• Oral Presentation: An oral presentation of 20-minutes duration. Each session will include time for discussion.
    • 300w abstract (excluding references)
    • Submit by midnight (AEDT) October 9, 2016 to the online submission system. http://linguistlist.org/confservices/EasyAbs/customabssub.cfm?emeetingid=6002JA44585E4A5840A050441
  • Panel: Each panel session will be comprised of three oral presentations of no more than 20-minutes each, and include time for discussion.
    • 100w overview of panel and 1x300w abstract (excluding references) for each oral presentation (i.e. 100w overview & 3x300abstracts)
    • Submit by midnight (AEDT) October 9, 2016 to the online submission system. http://linguistlist.org/confservices/EasyAbs/customabssub.cfm?emeetingid=6002JA44585E4A5840A050441

Submissions will be anonymously reviewed.
The workshop aims to encourage intensive discussion across disciplines and encourage the establishment of networks for future collaborative work between researchers working across the humanities and social sciences in intersecting fields such as Linguistics, Media Studies, Cultural Studies and Translation Studies. In accordance of the aims of the Workshop, participation will be capped at 50 to allow for full academic discussion and collaboration.

Register for attendance by October 28 2016 by sending an email to Writing-identity@unimelb.edu.au providing name, university or institution and research area. Successful registrars will be notified and asked for further information (food requirements, etc.) by November 1, 2016.

Confirmed Invited Speakers:
Associate Professor Minako O’Hagan (University of Auckland)—“Making Pokémon Go in Another Language and Culture: Researching Translation of Games as Contemporary Global Media”

Dr Ryoko Sasamoto (Dublin City University)—“Telop and Relevance: unpacking the contribution of telop to viewer reception”

Mr Akinobu Matsumoto (Ryukoku U)—“Post-production techniques of telop, and the culture of television production in Japan” (TBC)

P Debra Occhi (Miyazaki Int. U)—“In/comprehensibility and dialect in regional promotional media: the case of Kobayashi, Japan”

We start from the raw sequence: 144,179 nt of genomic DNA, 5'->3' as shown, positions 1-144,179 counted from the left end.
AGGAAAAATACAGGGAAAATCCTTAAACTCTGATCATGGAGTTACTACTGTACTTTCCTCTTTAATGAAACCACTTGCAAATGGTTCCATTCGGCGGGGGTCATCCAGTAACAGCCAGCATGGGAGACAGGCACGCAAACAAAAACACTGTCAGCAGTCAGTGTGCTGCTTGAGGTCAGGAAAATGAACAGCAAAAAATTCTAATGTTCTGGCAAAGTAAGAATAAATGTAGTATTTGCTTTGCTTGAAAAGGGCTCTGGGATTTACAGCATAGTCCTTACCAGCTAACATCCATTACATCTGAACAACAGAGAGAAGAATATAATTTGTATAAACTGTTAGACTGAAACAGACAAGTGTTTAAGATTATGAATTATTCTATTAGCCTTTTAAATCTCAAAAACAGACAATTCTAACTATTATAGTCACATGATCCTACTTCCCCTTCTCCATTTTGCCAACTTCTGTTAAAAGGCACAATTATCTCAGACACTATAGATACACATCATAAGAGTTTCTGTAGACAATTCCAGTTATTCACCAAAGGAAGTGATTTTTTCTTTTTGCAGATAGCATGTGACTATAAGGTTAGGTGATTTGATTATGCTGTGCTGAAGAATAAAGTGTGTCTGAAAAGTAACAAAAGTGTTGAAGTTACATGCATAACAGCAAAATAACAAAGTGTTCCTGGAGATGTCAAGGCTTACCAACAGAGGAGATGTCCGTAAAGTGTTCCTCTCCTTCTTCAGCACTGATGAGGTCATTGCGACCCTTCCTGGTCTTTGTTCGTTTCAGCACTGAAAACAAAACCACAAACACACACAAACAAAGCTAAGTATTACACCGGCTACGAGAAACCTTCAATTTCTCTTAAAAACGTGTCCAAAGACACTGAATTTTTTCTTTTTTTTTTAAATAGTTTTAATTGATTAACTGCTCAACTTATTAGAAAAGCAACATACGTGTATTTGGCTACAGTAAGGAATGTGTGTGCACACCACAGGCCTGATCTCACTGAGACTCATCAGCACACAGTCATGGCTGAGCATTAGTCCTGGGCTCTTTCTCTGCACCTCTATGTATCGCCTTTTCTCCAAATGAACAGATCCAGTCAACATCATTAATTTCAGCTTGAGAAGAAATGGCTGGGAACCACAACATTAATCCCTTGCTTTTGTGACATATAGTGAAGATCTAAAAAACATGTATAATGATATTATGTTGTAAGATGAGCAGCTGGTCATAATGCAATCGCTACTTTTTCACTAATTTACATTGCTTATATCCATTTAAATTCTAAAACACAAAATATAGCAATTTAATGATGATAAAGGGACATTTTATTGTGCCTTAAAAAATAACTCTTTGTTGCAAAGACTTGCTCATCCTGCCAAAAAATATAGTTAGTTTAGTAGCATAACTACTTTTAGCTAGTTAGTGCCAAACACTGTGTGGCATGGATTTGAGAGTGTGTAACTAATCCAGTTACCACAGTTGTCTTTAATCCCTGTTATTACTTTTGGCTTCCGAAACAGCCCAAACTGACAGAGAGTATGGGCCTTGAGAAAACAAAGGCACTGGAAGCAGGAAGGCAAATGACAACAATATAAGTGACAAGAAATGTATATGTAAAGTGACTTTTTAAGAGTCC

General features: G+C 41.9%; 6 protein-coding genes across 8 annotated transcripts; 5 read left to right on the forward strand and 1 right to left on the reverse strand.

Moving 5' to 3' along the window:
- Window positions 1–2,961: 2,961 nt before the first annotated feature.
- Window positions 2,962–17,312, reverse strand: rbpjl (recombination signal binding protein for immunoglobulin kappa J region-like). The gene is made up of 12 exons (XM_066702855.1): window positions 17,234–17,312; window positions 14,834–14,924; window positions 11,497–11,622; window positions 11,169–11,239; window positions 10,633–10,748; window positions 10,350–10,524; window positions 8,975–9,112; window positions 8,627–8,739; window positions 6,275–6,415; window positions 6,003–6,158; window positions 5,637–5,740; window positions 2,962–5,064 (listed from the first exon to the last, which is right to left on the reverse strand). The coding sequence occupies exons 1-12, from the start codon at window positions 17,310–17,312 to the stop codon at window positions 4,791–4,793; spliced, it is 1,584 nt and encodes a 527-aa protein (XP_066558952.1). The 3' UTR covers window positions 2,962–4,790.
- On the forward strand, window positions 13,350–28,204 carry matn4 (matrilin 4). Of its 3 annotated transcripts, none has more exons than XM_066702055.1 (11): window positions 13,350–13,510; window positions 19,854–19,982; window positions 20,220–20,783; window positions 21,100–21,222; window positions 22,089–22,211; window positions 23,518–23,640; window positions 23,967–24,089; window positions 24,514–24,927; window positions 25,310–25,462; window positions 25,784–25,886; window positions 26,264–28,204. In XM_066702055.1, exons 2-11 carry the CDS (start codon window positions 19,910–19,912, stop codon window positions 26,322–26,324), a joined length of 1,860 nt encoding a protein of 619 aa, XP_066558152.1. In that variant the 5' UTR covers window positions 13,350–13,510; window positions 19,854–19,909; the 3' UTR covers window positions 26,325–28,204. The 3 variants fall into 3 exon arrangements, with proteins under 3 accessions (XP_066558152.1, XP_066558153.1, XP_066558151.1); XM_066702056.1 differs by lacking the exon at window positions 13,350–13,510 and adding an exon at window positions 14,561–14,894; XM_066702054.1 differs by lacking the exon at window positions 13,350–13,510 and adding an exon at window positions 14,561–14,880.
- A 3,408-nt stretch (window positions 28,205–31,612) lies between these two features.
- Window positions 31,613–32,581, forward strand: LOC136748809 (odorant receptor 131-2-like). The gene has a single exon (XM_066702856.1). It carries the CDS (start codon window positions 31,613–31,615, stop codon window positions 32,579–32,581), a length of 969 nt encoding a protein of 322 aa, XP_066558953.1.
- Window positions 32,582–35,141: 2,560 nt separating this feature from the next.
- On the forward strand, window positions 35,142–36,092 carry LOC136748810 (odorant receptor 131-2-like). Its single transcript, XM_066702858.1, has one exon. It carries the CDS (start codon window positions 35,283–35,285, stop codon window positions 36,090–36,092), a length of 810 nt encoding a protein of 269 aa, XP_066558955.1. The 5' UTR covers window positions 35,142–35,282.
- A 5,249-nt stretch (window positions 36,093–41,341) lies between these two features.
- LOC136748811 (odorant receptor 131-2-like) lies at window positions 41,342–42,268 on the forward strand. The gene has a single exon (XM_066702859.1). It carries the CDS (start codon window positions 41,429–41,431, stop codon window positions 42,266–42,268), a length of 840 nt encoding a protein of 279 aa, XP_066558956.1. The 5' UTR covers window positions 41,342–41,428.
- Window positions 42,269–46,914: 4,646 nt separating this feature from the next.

For further details email: writing-identity@unimelb.edu.au

Language and Global Media Masterclass

(Supported by “Writing Identity onto the screen: Subtitles and captions in Japanese Media” (DP150102964); Asia Institute (University of Melbourne); Arts Faculty (University of Melbourne); Japanese Studies Association of Australia (JSAA); Research Unit in Public Cultures (RUPC); University of Melbourne)

The “Language and Global Media” International Workshop will be prefaced by a day of Master Classes aimed at Research Higher Degree students and Early Career Researchers. lecture and part discussion, the Master Classes will available to both domestic and international PhD students. Attendance for the Master Classes will be capped at 25 participants

Stream A Masterclass by A/P Minako O’Hagan & Dr Ryoko Sasamoto

In this masterclass, Associate Professor Minako O’Hagan and Dr Ryoko Sasamoto will draw on their combined experiences in conducting research into telop (impact-captions used in audiovisual media), to discuss broader research-related issues with linguistic and cultural focuses from the perspective of applied translation studies and cognitive pragmatics. Aimed at postgraduate students from different backgrounds researching global media, the session will concentrate on qualitative research design, including formulating research questions, preparing ethical approval, constructing experiments and finding appropriate theoretical frameworks.

Stream B Masterclass by P Debra Occhi

Professor Occhi will draw on her research in linguistic anthropology and characterization features of human/nonhuman actors.The session will concentrate on linguistic anthropological approaches to analyzing narrative media contents, including characterization features of human/nonhuman actors, gender and other aspects of role language, aesthetics in regional/national/global contexts, linguistic landscape, and globalization.

How to apply

Participation is free, but will be capped at 25-participants. Interested participants should send a 1-page expression of interest and a 1-page CV to the Writing Identity email address: writing-identity@unimelb.edu.au by October 9, 2016.

(When completing this information ensure to specify if you are applying for a travel stipend.) Successful applicants will be required to send through a 1000 word sample of a research project they are currently working on by October 28, 2016. This will allow for discussion, collaboration and specific skill development at the Master Class.

The Masterclass will be followed by the “Language and Global Media” (LGM) International Workshop (November 16, 17, 18). Those participating in the Masterclass are strongly encouraged to present their research at the IGM Workshop. The call of papers can be accessed here: http://linguistlist.org/confservices/EasyAbs/customabssub.cfm?emeetingid=6002JA44585E4A5840A050441

Please note that Minako O’Hagan and Ryoko Sasamoto will also be presenting at the “Language and Global Media” (LGM) International Workshop (November 16, 17, 18).